From sweat guards to a comfortable jumpsuit, the tailors share their tips for finding a suit that will last a lifetime.
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“A suit should be a fairly pure, time-resistant piece of wardrobe,” says Tom Riley, co-founder of P. Johnson tailoring. Since the suit has remained in style for over a century, enduring both in fashion and popular culture as a symbol of elegance, this is especially sage advice.
A tailored suit has the added benefit of being universally flattering. When it comes to clothing, suits have a distinctive ability to accentuate the good parts of a figure, hide what needs to be hidden, and create a balance in between. As Melbourne tailor Emily Nolan says, “A suit that fits you will never go out of style.”
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Both Nolan and Riley specialize in custom suits, which can be a great investment (especially in today’s economy). Here, they share their suggestions for timeless outfits, whether they’re ready-to-wear or made just for you.
choose the fabric
“The choice of fabric should take into account the purpose of the suit and the work it has to do for you,” says Riley. “Merino, silk, linen, cotton, and blends of these will create a very different look and purpose.”
Nolan believes that your first suit choice should always be wool, even in summer. “Wool suits are timeless, resistant and breathable. It will keep you cool when it’s hot and warm when it’s cold without having to walk around with mountains of layers on,” he says. “It will take you through all the modes of your day, from meetings in the morning, to picking you up from school at 3:00 p.m. m., even beers with your oldest friend”.
But not all wool is the same. If you need a suit for winter and want something warmer, she suggests a wool flannel or wool-cashmere blend. For the height of summer, he says to opt for a lighter wool, like a cool.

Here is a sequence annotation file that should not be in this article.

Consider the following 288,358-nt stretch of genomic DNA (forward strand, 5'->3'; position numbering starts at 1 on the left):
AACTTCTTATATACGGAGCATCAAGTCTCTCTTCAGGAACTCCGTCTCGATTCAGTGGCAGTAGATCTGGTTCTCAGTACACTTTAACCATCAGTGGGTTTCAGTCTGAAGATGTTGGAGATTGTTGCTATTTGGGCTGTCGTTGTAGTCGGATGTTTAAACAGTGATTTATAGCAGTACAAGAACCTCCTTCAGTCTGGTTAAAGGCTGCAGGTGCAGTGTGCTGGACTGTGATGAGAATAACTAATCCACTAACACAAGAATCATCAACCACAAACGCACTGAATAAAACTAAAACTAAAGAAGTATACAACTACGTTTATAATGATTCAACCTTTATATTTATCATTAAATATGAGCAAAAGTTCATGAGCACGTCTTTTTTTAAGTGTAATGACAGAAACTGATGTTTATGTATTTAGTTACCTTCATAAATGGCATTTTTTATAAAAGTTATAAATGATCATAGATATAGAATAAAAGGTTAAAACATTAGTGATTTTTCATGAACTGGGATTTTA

If you’re going to be wearing your suit in the tropics (aka a summer wedding in Australia), it’s also worth exploring lighter weight fabrics like linen and cotton. These plant-based fibers “make beautiful textiles for a more relaxed, lived-in feel,” says Nolan, but be wary of their tendency to wrinkle.
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Note the lining
While it can be tempting to focus only on the outer jacket material, the lining is just as important. Nolan says the liner “is the barrier between the skin and the outer layer of the suit, so it needs to protect the outer layer from sweat and natural oils, as well as feel smooth against the body for comfort.”
Since polyester is made from oil, it has a tough relationship with body odor and sweat. “If a suit or garment is lined with polyester, the breathable outer fabric becomes meaningless,” he says. “Polyester doesn’t allow moisture to escape and evaporate… Regardless of how nice or high-quality your suit shell is, with a polyester liner, you won’t benefit.” Any cellulose-based fiber will provide a breathable alternative, with viscose rayon or cupro being the most durable options.
One way to protect the outer fabric of the suit is to have a tailor insert sweat guards, a piece of lining that is placed under the armpits of the jacket, into the suit. “This is to protect your garment from fading from perspiration or your choice of deodorant,” says Nolan.
Riley says that the jacket should fit well on the chest. Look for “the softness of the fabric instead of being dragged from side to side by the body.”